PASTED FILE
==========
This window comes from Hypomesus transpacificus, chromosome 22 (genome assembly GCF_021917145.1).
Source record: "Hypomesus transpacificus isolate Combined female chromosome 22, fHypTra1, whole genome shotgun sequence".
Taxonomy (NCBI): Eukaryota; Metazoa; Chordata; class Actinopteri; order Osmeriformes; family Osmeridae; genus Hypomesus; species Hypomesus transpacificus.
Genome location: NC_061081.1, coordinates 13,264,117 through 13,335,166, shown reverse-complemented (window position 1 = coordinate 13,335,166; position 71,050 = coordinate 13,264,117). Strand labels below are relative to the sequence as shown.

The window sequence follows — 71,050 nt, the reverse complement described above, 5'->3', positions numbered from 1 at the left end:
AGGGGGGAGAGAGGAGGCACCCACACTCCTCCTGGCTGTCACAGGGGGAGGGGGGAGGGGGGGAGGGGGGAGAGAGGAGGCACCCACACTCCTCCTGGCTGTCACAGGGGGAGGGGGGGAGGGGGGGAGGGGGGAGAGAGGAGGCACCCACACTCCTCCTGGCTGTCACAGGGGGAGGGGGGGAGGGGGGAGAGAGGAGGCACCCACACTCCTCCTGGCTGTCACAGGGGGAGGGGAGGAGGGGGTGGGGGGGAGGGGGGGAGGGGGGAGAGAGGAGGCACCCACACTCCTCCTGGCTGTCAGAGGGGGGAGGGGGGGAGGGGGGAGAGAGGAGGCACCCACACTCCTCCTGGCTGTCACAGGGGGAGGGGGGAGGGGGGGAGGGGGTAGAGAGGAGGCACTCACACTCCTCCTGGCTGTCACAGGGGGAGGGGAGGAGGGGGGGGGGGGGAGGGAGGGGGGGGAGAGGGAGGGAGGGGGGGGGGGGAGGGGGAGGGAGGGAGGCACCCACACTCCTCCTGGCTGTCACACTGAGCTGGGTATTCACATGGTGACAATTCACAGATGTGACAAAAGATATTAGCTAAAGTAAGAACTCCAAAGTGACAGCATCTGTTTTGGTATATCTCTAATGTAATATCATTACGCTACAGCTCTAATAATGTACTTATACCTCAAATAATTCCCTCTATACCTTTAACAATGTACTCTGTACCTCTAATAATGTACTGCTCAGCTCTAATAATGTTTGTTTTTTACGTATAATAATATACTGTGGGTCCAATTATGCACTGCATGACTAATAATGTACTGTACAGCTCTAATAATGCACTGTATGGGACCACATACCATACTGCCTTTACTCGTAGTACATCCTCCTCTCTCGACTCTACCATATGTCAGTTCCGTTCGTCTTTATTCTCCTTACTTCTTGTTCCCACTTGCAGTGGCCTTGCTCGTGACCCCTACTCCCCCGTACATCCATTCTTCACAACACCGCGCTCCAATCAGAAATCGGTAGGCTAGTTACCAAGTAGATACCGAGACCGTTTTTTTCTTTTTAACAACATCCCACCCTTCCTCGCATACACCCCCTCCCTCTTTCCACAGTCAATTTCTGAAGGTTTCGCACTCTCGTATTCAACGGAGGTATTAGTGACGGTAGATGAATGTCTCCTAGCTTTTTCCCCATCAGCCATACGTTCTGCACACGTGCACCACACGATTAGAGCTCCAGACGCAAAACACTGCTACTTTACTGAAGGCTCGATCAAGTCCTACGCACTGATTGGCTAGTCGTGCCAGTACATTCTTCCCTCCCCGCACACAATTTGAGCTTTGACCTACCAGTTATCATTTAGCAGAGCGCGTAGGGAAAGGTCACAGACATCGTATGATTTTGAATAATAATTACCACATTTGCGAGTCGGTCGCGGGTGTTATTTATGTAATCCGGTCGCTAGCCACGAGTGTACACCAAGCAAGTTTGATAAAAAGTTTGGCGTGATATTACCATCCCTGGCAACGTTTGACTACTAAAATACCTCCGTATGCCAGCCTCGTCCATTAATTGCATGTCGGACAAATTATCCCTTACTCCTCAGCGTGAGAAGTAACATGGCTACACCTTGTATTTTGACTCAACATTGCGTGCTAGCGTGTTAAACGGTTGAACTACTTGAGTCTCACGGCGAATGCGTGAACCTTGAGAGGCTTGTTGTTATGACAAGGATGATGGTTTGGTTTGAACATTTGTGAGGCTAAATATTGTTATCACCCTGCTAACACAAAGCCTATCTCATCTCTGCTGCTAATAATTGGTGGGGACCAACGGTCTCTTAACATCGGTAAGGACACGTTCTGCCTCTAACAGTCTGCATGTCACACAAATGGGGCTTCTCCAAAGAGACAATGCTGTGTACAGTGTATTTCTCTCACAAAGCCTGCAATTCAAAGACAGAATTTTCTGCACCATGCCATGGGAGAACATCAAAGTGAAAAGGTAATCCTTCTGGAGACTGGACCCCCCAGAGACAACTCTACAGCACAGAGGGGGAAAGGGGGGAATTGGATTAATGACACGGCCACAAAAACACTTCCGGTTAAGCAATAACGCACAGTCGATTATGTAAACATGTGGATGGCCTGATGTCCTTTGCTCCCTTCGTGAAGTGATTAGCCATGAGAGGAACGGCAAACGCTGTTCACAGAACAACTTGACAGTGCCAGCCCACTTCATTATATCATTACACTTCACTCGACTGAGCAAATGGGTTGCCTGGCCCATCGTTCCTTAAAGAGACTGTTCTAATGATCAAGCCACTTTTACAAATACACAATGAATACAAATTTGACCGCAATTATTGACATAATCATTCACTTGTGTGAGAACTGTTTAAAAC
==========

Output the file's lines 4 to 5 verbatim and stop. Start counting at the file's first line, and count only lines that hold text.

Genome location: NC_061081.1, coordinates 13,264,117 through 13,335,166, shown reverse-complemented (window position 1 = coordinate 13,335,166; position 71,050 = coordinate 13,264,117). Strand labels below are relative to the sequence as shown.

The window sequence follows — 71,050 nt, the reverse complement described above, 5'->3', positions numbered from 1 at the left end: